1006: Susanna Salter
The First Elected Female Mayor in United States History
Born: 2 March 1860, Belmont County, Ohio, United States of America
Died: 17 March 1961, Norman, Oklahoma, United States of America
Susanna served Argonia, Kansas after being elected in 1887. She was voted in thirty-two years before American women received universal suffrage with the passing of the nineteenth amendment.
Susanna attended college but had to leave six weeks before graduation after falling ill. She did meet her future husband while in school however, and they married in 1880.
Susanna and her husband moved to Argonia in 1882. Susanna’s father bought the hardware store where her husband worked to help out the growing family. Soon enough, Susanna’s husband began studying to pass the Kansas bar to practice as a lawyer.
Susanna’s father became the first mayor of Argonia, while her husband served as city clerk. Kansas voted to enfranchise women in certain cities and villages, including sleepy Argonia.
In 1884, Susanna became actively involved in politics. The local chapter of the Women’s Christian Temperance Union was interested in ensuring the already passed prohibition laws in Kansas were going to stay in enforcement. Susanna presided over the caucus for the WCTU as they decided who they would back in the local election.
Some of the men in town got a little miffed when they realized women were moving into the political sphere. In order to get back at those upstart women, these angry men decided to submit a list of candidates of their own for consideration. The men copied the WCTU’s list exactly; with one exception. The angry men placed Susanna’s name on the list for mayor. She was the only woman eligible to be a candidate from the WCTU because she was the only woman who lived within the town limits. The angry men assumed the women would vote the way the WCTU wanted, and that the other men would never dare vote for a woman.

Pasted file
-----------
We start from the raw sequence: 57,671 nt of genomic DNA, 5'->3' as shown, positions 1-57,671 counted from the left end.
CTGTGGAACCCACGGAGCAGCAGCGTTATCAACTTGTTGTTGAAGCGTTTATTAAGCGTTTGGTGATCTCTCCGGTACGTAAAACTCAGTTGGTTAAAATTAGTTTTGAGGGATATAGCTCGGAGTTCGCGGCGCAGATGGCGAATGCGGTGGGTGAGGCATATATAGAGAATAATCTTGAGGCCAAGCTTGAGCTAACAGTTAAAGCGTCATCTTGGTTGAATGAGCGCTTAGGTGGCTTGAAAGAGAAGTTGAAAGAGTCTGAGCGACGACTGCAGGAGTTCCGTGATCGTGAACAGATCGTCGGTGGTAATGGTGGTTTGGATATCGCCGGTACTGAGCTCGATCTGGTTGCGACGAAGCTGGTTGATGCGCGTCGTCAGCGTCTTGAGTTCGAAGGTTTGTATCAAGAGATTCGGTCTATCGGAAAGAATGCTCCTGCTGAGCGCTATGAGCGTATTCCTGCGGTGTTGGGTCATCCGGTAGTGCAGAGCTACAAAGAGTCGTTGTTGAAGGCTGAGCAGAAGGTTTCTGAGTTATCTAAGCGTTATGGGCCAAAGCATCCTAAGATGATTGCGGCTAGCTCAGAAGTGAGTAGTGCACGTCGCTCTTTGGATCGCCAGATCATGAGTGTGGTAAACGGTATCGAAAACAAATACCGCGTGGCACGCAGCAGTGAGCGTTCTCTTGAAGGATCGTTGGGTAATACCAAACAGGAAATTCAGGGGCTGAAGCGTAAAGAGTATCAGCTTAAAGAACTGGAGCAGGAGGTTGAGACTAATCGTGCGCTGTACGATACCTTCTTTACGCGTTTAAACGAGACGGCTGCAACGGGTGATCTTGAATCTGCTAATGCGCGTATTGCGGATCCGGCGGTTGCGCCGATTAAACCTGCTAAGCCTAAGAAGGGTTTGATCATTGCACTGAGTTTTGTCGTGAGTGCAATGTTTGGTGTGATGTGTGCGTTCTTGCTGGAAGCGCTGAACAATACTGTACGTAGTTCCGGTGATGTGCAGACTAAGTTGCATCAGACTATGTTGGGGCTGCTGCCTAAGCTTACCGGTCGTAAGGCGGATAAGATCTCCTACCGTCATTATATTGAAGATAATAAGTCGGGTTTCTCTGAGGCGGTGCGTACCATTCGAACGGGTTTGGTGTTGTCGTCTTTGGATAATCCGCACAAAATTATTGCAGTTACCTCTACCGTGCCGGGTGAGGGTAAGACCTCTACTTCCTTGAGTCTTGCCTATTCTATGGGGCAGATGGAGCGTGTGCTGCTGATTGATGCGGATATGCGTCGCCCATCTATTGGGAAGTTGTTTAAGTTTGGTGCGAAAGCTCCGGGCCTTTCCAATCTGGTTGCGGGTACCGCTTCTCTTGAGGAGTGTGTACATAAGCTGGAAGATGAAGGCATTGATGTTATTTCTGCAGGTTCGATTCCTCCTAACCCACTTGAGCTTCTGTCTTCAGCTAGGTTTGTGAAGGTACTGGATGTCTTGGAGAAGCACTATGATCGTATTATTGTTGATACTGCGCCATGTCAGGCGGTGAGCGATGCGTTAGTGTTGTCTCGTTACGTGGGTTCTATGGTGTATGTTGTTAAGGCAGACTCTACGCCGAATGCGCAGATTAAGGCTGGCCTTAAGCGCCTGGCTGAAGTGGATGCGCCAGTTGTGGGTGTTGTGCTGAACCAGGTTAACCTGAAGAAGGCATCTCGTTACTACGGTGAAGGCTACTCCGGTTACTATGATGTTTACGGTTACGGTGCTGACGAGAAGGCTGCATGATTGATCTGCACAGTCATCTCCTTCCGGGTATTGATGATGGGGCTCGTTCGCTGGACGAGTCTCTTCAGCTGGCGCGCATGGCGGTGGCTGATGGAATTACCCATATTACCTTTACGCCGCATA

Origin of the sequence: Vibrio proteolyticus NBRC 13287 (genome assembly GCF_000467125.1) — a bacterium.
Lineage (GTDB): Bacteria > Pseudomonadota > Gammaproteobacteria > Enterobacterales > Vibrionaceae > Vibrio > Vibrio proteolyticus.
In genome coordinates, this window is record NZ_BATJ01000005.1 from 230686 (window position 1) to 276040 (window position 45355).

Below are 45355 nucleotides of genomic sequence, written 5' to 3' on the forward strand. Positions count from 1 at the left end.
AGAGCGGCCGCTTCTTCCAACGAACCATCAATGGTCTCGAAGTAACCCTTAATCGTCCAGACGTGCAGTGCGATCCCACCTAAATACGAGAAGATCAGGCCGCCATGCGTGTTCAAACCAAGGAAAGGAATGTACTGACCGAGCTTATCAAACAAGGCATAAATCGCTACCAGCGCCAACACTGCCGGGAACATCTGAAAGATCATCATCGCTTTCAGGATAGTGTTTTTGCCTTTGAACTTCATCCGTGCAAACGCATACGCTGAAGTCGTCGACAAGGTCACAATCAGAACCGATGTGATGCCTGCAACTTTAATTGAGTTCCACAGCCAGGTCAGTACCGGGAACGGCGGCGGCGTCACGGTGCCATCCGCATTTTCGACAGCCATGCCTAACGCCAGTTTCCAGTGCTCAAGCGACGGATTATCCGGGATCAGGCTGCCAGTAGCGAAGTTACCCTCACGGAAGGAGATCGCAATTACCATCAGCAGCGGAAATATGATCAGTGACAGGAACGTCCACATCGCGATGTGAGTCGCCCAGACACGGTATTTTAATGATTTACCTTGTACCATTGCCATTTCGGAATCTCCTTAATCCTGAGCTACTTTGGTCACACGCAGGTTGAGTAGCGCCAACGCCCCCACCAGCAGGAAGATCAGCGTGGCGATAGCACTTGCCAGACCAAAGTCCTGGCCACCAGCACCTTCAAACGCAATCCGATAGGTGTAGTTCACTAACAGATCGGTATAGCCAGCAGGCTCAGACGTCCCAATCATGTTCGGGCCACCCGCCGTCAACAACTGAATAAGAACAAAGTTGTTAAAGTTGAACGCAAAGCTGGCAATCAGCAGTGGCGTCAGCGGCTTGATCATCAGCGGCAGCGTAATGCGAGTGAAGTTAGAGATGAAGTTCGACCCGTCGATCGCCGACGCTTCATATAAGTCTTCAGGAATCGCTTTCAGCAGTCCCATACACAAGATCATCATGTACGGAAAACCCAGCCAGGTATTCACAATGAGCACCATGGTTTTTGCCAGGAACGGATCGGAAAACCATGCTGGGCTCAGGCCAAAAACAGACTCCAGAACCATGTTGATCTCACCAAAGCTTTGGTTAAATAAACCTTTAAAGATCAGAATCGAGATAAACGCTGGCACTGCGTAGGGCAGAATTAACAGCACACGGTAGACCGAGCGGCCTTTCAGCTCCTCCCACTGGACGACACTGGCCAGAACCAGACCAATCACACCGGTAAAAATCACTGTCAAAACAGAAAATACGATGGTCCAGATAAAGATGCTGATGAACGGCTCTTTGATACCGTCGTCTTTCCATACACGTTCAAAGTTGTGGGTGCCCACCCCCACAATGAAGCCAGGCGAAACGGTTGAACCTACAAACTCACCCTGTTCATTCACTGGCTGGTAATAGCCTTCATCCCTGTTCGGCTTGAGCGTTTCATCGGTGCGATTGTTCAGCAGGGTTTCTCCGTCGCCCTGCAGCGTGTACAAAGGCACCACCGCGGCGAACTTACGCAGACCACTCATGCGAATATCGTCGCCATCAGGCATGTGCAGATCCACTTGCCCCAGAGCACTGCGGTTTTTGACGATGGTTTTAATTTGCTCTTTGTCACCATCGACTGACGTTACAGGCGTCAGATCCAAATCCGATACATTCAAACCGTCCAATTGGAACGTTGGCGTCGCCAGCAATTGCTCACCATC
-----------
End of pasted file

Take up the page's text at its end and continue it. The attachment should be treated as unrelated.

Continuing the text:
The angry men were wrong.
Susanna had no idea her name had been placed on the ballots until the morning of the election. At the time, candidates didn’t actually have to be made aware they were literally up for political office. The angry men simply had ballots printed with her name on them, and come the morning of the election, the voters of Argonia were stunned to see Susanna’s name right there in black and white.
The Republican faction in Argonia spotted an opportunity when it was presented to them. A group of Republican men raced over to Susanna’s house, where they found her doing her family’s laundry. The Republicans asked Susanna if she would accept the mayoral position if she won the election. When she agreed to it, the Republicans vowed they would see Susanna elected to get back at the angry men who were trying to pull a dirty trick on her.
Susanna’s husband was incensed when he found out Susanna’s name was on the ballot. He was even more upset when she told him she was willing to serve if elected. Susanna refused to back down, and that afternoon she and her parents went down and voted. Susanna followed the rules of etiquette and refused to vote for herself, leaving the box for mayoral candidate blank.
The women of the WCTU decided to turn against their own candidate and voted for Susanna in droves. She ended up earning a two-thirds majority win for the position of mayor.
Now, to be fair, the entire population of Argonia was only around 500 to begin with, so its not like Susanna was bringing in thousands of votes, but even still, her win was remarkable.
Instead of embarrassing her and proving women had no place in politics, the angry men had just ensured the election of America’s first female mayor. Whoops.